Articles Tagged ‘flood,’

How to Dry out a Phone


We at Puritan Flood Restoration specialize in drying out commercial and residential properties. Inevitably, we come across questions about how to dry out a cell phone. Here are some tips about how to save your phone and not break the bank.

Let’s say you or a friend has dropped his or her phone in the pool or left it out in the rain.

After the initial panic you may find yourself blowing air on it or using a hairdryer. Some may even put it in their oven for thirty seconds – don’t do this. If your phone was on, then immediately turn it off and resist the urge to turn it on for a few days. We don’t want it to short circuit.

The oldest trick in the book is to submerge your phone in a bag rice for two or three days. This method could lead to complications because if the rice absorbs a lot of water then you may find your phone covered in wet and messy rice. Place a napkin or paper towel over your phone before you try this technique.

While this trick has proven to be effective from time to time there are more efficient options.

Instead of using rice, try using desiccant pouches. Desiccants are hygroscopic substances used as drying agents. They are found when you order a new pair of shoes, a hard drive, cooking supplies, and a lot of other goods. Begin saving these and storing them in a sealed container. Place your soaked phone in the container for about twenty-four hours. You will now have a way to dry out your phone better than most commercial options, and the best part is it’s free.

If you are unable to find any desiccant pouches, a nearby grocery or pet store is likely to have silica gel in the pet aisle. Silica gel is a type of desiccant that is commonly used for cat litter. Who knew cat litter could save your phone?

Lead Paint Poses Threat for Property Owners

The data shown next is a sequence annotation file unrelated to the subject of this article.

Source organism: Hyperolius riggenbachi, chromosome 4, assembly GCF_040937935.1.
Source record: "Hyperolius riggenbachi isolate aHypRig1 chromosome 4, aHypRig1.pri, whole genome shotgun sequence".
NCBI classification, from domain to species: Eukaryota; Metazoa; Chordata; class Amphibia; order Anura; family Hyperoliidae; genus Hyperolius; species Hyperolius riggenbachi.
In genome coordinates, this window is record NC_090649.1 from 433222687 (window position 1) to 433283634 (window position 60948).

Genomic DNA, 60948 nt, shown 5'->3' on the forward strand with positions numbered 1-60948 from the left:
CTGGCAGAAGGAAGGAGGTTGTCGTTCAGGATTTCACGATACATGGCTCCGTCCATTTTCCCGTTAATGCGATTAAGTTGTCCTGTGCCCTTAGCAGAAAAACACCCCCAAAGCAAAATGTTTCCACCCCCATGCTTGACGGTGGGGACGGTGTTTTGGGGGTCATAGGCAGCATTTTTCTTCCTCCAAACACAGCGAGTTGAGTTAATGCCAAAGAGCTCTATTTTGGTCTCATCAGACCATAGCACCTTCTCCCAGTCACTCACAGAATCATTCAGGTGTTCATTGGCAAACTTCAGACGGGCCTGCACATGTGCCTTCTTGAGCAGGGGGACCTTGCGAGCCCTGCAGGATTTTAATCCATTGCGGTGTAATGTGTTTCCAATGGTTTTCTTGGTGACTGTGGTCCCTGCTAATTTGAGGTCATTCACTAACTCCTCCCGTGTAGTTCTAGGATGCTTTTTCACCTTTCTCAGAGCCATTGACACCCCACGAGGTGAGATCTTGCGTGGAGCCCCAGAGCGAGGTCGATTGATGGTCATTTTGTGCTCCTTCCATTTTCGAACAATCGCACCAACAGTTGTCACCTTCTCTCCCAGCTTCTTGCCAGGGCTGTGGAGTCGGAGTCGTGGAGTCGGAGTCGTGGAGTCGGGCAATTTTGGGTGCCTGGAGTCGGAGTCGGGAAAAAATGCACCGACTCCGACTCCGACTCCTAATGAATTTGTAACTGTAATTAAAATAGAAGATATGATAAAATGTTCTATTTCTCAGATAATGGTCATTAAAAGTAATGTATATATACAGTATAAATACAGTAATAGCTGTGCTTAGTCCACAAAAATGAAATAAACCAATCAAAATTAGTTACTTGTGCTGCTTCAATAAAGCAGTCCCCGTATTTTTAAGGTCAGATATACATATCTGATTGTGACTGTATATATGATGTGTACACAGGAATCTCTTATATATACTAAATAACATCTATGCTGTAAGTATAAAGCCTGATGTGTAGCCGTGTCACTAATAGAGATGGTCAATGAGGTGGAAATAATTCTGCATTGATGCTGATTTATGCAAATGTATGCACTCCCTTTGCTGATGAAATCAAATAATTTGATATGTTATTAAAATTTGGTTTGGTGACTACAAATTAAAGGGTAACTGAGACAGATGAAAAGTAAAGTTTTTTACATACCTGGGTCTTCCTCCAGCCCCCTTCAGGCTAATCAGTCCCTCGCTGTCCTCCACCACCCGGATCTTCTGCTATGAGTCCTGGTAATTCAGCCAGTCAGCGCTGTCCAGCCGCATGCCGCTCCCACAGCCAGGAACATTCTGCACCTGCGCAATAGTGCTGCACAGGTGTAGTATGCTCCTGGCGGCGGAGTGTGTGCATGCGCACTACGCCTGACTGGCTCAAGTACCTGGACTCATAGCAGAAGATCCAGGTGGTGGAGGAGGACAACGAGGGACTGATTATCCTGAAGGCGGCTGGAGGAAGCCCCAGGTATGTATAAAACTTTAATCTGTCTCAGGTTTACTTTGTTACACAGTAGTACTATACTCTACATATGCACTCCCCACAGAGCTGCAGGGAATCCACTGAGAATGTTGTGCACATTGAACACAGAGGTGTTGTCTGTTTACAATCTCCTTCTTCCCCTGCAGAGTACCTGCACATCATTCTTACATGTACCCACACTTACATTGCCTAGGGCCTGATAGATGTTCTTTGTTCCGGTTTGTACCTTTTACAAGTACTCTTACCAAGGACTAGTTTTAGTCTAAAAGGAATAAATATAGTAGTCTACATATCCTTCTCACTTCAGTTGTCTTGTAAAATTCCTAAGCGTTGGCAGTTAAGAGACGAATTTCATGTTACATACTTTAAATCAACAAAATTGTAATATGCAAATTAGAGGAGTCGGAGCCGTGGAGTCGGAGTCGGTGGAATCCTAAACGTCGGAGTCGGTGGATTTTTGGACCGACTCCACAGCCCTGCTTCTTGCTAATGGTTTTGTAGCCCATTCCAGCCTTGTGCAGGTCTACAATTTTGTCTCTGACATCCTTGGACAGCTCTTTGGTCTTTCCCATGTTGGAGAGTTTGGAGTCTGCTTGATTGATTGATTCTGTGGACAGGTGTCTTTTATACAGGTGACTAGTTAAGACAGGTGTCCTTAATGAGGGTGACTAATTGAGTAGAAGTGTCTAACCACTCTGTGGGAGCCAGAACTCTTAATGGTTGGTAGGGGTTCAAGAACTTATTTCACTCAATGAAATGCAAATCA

Lead is all around us.

It can cause irreversible neurological damage, developmental issues and possibly death. Thankfully, our government has put into place laws to protect its citizens against the effects of lead and to see its removal it if it poses a hazard. This is good news for you as a bystander, but as a property owner, navigating the bureaucratic maze of laws, certifications, and warnings can quickly become a nightmare to remove it.  We’re here to help.

Lead Paint Removal, Removing Lead Paint, Technician removing lead paint, Puritan Flood technician, Puritan Flood, lead wall, lead paint, Puritan Flood, How to remove lead paint, How to remove Lead paint, Removing lead paint from wall, Lead paint on wall removal, lead paint removal from allFirst, the EPA sees lead paint as the biggest threat to our safety (it is the leading cause of lead poisoning in the United States), and any kind of removal you do will likely be scrutinized for this element. Paint made before 1978 contains lead, and therefore buildings built before this time may contain lead in the paint.

Therefore, if you fit this criterion or simply want to follow safe and lawful procedure, follow these steps:

1)    If you own a property built before 1978, hire a Lead-Safe Renovation Contractor.
2)    Contractors, property managers, and others who perform renovations for compensation in residential houses, apartments, and child-occupied facilities built before 1978 are required to distribute a lead pamphlet to unit owners and adult occupants before starting work.
3)    Contractors and other entities are required to be licensed by DLS; their employees must be trained in the use of lead-safe work practices, and those lead-safe work practices must be followed to minimize occupants' exposure to lead hazards.
4)    Watch this Public Service Announcement from
5)    Finally, you can buy a lead paint test kit to see if your walls’ paint has lead.

For more information on lead, read about it on